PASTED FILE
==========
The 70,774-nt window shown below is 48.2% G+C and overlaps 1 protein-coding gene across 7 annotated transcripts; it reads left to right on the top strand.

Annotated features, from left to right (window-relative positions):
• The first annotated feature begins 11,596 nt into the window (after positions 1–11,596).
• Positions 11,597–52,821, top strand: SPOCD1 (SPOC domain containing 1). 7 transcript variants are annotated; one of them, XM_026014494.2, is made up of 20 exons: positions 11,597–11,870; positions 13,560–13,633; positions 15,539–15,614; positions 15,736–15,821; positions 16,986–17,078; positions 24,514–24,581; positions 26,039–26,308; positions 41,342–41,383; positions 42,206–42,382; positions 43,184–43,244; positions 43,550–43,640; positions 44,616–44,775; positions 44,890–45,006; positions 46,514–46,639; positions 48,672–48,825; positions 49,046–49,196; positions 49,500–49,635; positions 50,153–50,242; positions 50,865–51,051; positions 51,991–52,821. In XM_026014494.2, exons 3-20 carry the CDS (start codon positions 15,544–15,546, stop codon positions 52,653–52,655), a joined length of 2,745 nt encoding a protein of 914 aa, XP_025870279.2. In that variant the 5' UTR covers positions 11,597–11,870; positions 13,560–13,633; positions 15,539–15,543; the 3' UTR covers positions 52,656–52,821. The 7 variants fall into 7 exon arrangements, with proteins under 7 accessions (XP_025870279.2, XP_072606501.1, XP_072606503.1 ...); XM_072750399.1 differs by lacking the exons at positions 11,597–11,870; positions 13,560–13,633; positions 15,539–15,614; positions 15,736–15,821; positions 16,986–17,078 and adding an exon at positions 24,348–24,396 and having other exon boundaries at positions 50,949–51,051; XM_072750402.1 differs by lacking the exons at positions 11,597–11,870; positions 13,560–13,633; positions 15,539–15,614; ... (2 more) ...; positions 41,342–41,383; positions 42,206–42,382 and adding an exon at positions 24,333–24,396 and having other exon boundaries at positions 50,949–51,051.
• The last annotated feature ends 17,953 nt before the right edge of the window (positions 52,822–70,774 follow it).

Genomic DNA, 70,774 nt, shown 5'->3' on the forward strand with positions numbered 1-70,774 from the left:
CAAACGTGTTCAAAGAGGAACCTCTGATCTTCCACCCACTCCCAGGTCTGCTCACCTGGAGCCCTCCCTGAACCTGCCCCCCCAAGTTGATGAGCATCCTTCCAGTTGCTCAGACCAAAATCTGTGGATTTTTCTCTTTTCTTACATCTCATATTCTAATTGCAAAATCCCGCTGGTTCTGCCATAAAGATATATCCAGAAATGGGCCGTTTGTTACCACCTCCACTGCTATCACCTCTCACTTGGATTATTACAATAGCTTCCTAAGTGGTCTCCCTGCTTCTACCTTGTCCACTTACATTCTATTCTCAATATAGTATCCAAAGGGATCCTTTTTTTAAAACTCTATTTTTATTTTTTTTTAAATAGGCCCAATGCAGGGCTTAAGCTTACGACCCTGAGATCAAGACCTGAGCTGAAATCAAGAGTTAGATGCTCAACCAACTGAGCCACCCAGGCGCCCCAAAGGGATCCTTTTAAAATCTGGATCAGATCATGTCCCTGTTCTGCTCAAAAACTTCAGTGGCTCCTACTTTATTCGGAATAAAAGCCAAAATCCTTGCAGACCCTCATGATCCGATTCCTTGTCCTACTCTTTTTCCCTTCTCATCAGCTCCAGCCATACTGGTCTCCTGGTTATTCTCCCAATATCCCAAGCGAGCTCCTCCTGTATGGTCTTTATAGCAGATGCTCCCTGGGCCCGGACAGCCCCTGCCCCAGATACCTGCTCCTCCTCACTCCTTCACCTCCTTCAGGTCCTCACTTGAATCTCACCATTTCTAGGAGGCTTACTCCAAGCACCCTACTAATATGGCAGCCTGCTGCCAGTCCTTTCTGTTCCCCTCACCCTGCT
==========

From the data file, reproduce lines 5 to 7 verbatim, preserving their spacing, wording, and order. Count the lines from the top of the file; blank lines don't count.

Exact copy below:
• The last annotated feature ends 17,953 nt before the right edge of the window (positions 52,822–70,774 follow it).

Genomic DNA, 70,774 nt, shown 5'->3' on the forward strand with positions numbered 1-70,774 from the left:
CAAACGTGTTCAAAGAGGAACCTCTGATCTTCCACCCACTCCCAGGTCTGCTCACCTGGAGCCCTCCCTGAACCTGCCCCCCCAAGTTGATGAGCATCCTTCCAGTTGCTCAGACCAAAATCTGTGGATTTTTCTCTTTTCTTACATCTCATATTCTAATTGCAAAATCCCGCTGGTTCTGCCATAAAGATATATCCAGAAATGGGCCGTTTGTTACCACCTCCACTGCTATCACCTCTCACTTGGATTATTACAATAGCTTCCTAAGTGGTCTCCCTGCTTCTACCTTGTCCACTTACATTCTATTCTCAATATAGTATCCAAAGGGATCCTTTTTTTAAAACTCTATTTTTATTTTTTTTTAAATAGGCCCAATGCAGGGCTTAAGCTTACGACCCTGAGATCAAGACCTGAGCTGAAATCAAGAGTTAGATGCTCAACCAACTGAGCCACCCAGGCGCCCCAAAGGGATCCTTTTAAAATCTGGATCAGATCATGTCCCTGTTCTGCTCAAAAACTTCAGTGGCTCCTACTTTATTCGGAATAAAAGCCAAAATCCTTGCAGACCCTCATGATCCGATTCCTTGTCCTACTCTTTTTCCCTTCTCATCAGCTCCAGCCATACTGGTCTCCTGGTTATTCTCCCAATATCCCAAGCGAGCTCCTCCTGTATGGTCTTTATAGCAGATGCTCCCTGGGCCCGGACAGCCCCTGCCCCAGATACCTGCTCCTCCTCACTCCTTCACCTCCTTCAGGTCCTCACTTGAATCTCACCATTTCTAGGAGGCTTACTCCAAGCACCCTACTAATATGGCAGCCTGCTGCCAGTCCTTTCTGTTCCCCTCACCCTGCT